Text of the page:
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Lawmakers from small towns looked Thursday for alternatives to a cut in the governor’s budget which will require municipalities with resident state troopers to foot the entire cost of the program.

Currently, the state pays about 30 percent of the costs associated with resident state troopers. The town where the trooper is stationed pays the remaining 70 percent. 

In his Wednesday budget, Gov. Dannel P. Malloy proposed to eliminate the state’s share of the cost, shifting about $4.6 million onto towns that use the program as an alternative to having a municipal police force. The change is one of the few places where Malloy’s budget reduced state aid to towns.

But small towns say the reduction will have a large impact on their budgets. Several legislators representing smaller communities objected to the cut during a Thursday Appropriations Committee hearing with Malloy’s budget secretary Benjamin Barnes.

Rep. Linda Orange, D-Colchester, said the resident state trooper program is used by many towns in her district.

“A lot of them are small towns that can’t afford their own police department because of what it takes to do that,” she said. “Small, rural towns that don’t have the industry and the business and the tax base. Believe me, if they could support a police department they would.”

Barnes told the committee that administration officials had to cut “very deeply” in the two-year budget to close deficits of more $1 billion in each of the years. He said they prioritized conserving broad-based programs which helped many communities.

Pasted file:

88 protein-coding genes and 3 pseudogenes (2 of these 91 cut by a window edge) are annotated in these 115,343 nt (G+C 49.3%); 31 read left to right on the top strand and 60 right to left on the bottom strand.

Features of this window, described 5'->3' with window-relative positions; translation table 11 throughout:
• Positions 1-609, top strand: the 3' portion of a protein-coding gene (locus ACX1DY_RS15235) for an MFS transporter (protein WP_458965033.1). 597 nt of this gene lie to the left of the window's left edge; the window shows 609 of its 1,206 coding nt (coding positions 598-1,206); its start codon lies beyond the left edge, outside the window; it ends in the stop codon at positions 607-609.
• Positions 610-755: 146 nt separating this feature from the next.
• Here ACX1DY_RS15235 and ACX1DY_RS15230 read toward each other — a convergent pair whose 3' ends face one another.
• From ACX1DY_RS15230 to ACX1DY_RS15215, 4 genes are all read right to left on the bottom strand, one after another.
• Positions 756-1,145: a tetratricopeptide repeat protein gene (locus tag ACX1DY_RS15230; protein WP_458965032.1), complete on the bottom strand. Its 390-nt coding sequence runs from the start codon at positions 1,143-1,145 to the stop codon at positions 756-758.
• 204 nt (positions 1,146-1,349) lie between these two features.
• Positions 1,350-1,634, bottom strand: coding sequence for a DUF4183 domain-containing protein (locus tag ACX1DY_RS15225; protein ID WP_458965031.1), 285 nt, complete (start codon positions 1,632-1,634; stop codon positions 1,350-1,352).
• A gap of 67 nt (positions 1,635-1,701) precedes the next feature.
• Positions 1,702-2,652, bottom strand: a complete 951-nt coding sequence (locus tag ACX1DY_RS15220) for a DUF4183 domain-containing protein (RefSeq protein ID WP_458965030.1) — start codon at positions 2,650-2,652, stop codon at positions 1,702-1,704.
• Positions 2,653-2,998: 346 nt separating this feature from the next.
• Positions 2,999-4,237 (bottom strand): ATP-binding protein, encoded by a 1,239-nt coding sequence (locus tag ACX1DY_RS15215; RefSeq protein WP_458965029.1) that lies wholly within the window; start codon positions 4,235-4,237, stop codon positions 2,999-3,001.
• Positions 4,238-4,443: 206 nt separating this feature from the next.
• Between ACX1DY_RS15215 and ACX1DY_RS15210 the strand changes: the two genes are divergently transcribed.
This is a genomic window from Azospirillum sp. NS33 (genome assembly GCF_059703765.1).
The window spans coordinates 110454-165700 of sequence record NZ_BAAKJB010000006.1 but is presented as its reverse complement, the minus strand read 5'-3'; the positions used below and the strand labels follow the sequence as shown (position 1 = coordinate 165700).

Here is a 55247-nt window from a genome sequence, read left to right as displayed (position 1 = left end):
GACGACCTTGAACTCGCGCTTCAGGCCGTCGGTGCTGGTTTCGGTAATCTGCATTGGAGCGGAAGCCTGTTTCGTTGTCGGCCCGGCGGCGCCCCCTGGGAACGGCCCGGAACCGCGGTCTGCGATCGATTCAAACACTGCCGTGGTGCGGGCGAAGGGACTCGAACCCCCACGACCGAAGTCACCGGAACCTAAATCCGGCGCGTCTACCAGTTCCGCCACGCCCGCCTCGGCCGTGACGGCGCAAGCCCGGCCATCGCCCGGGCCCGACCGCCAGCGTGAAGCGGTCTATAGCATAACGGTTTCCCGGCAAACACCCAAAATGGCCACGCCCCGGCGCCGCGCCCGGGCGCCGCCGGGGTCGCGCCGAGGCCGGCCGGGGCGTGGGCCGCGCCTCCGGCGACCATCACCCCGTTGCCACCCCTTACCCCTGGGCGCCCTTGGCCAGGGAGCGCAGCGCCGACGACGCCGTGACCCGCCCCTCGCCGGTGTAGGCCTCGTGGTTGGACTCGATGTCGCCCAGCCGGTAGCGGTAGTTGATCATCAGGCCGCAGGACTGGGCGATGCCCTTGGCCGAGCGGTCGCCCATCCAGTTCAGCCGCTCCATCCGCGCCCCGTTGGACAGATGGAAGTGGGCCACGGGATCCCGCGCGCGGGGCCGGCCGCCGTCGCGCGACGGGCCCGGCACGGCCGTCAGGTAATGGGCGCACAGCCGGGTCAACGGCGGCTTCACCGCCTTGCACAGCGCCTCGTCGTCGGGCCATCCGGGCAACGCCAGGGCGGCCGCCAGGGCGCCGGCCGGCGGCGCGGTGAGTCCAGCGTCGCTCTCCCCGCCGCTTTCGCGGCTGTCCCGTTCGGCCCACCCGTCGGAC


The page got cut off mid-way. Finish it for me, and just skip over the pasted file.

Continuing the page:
The state’s 30 percent share of the cost amounted to a state subsidy to towns with resident troopers rather than police departments, Barnes said. As it cut $590 million from the budget in the first year and $753 million in the second, the administration did not consider that subsidy to be a top priority, he said.

“To be frank, all the communities that have full-time police departments, pay for them entirely out of property tax revenues,” Barnes said. “Towns with resident state troopers, they only pay for 70 percent of the cost of their police.”

However, lawmakers said the state pays 30 percent of the cost for good reason. Unlike municipal police, who generally remain in the town they work for, resident state troopers are expected to respond to emergencies outside the towns where they are assigned.

“They don’t deduct the time they were out. Two, four hours, whatever, the town is paying them through that,” Orange said. “If the municipalities are paying 100 percent, I’m sure that many municipalities will scrap the program entirely.”

Legislators asked Barnes about some possible solutions to the conflict. Rep. Mike France, R-Preston, suggested the troopers should be mandated to remain in the town where they are stationed.

“Is the governor going to ensure that the resident trooper remains in the town he’s assigned to?” he asked Barnes. “When I was in municipal government the reason we were only paying 70 percent was because there were state duties that the trooper had to perform.”

Barnes said he would look into it.

“I was not aware of this issue but I would be happy to explore that and see whether that is an equitable part of the solution,” he said.

Rep. Craig Miner, R-Litchfield, asked whether the administration would consider giving towns more flexibility towns to rely on local constables. Barnes said he was willing to explore that idea as well.